Obesity’s becoming a doggone problem

So it’s no surprise that as more people become obese, man’s best friend is becoming overweight too.

‘‘Overweight people are more likely to have overweight dogs,” said Victoria Stilwell, dog trainer and author of Fat Dog Slim: How to Have a Healthy, Happy Pet.

More than 34% of people in the US are considered obese, according to the National Centre for Health Statistics. Up to 40% of pets are said be overweight.

“An overweight dog shows real negligence by the owner. There’s pressure on the bones and the heart and the organs. It’s just not pleasant,” she said.

“If a dog doesn’t get enough exercise, behaviour problems, such as anxiety, chewing, destruction, excessive barking, and house soiling can occur,” said Stilwell, who hosts the Animal Planet television show It’s Me or the Dog.

In the show, the British-born former actress comes to the rescue of pet owners driven to their wits’ end by dogs behaving badly.

“Really understanding your dog’s experience of the world makes training easier,” said Sitwell, who tries to see the world from a canine perspective.

“It’s weird for them to be living in our domestic environment.”

Wayward pets are re-educated with positive reinforcement techniques. Neither hands nor voices are raised.

Stilwell says Sadie, her chocolate Labrador, is proof that a fat dog can get slim.

“When I rescued my dog two years ago, she was extremely fat. It took me a year of giving her a very good quality diet and exercise to get 20 pounds (9kg) off her.”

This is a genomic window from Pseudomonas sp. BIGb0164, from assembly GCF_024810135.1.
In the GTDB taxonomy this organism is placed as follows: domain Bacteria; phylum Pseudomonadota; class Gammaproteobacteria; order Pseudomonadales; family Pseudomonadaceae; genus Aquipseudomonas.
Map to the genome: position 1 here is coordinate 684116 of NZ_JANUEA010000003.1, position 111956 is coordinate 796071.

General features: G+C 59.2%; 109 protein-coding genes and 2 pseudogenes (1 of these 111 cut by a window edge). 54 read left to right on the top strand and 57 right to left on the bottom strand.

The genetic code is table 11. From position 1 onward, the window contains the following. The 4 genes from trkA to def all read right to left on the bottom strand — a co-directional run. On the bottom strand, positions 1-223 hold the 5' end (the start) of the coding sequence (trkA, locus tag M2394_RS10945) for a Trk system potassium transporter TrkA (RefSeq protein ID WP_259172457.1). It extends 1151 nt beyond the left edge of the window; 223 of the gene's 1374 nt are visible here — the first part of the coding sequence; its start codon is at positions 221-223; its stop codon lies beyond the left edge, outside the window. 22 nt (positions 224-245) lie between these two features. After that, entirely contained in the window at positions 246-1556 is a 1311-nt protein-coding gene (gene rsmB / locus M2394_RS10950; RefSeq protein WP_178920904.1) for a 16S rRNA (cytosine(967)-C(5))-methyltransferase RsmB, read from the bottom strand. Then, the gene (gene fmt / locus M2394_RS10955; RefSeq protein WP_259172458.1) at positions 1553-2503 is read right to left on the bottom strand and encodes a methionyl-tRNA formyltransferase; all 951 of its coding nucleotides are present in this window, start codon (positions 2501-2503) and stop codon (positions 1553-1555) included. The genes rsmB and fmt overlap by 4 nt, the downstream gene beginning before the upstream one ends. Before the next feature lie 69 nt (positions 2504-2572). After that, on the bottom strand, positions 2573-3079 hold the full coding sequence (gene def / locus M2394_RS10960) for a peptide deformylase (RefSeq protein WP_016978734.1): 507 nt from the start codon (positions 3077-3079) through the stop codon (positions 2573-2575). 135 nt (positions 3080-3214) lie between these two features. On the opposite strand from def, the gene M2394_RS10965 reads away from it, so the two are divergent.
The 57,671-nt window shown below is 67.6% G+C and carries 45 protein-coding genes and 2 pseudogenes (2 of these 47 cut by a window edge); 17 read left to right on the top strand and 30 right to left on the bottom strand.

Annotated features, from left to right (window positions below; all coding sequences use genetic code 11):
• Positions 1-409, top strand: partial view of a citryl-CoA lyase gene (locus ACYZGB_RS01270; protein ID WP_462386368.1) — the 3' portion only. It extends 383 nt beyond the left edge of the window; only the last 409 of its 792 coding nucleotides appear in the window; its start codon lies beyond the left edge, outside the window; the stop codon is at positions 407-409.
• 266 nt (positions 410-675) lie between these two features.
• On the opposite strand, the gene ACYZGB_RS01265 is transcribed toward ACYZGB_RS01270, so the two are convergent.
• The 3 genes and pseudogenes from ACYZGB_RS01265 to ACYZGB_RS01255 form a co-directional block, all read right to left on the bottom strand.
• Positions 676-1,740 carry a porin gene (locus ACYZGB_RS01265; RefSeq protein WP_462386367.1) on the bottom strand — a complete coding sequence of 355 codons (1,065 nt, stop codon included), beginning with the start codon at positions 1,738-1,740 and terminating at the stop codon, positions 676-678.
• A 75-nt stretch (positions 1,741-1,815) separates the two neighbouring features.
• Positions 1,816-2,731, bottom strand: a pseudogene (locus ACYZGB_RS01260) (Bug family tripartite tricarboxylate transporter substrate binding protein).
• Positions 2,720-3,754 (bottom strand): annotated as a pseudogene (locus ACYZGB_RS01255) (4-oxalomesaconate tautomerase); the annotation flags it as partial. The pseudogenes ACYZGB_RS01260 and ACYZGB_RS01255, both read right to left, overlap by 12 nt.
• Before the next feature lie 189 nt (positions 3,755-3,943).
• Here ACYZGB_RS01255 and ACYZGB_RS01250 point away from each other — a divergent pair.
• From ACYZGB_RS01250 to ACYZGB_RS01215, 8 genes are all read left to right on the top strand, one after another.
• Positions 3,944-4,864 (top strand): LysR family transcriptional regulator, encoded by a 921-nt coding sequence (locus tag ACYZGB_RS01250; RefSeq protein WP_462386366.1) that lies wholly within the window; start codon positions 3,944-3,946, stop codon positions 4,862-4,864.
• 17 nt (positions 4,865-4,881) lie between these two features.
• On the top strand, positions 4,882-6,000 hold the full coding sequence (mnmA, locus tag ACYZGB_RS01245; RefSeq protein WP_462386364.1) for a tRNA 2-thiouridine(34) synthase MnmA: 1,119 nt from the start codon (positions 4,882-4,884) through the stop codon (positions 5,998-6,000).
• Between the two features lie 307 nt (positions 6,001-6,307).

She suggests that the exercise should fit the breed.

“A Labrador retriever is going to like retrieving.

Dachshunds are tunnelers. And terriers want to negotiate to get to the toy rat. If your dog is a hunter, you can hide toys in the garden,” she said.

Dr Nicholas Dodman, a veterinarian and animal behaviourist at the Cummings School of Veterinary Medicine at Tufts University, in Massachusetts, calls food and exercise the yin and yang of pet care. “It’s a lifestyle problem that leads to a sort of mental funk,” he said. “The dog which is sometimes alone, with very little to do, becomes bored and depressed. Eating becomes the only pleasure in life.”

Dodman, author of The Well-Adjusted Dog, blames the owner. “He (the dog) hasn’t got opposable thumbs, he can’t go to the refrigerator and take out a pork pie in the middle of the night. He eats what you give him.”

His motto is - a tired dog is a good dog.

“It’s the owner’s duty to provide a minimum of 30 minutes of cardio-type exercise,” he said.

Dodman said cats also need 30 minutes of daily play.

But unlike their dog-owning counterparts, cat owners can stay put.

“You don’t have to rush around. Just shine a laser light or throw a ping pong ball. Cats will chase moving things.”

By Reuters

Provided by ArmMed Media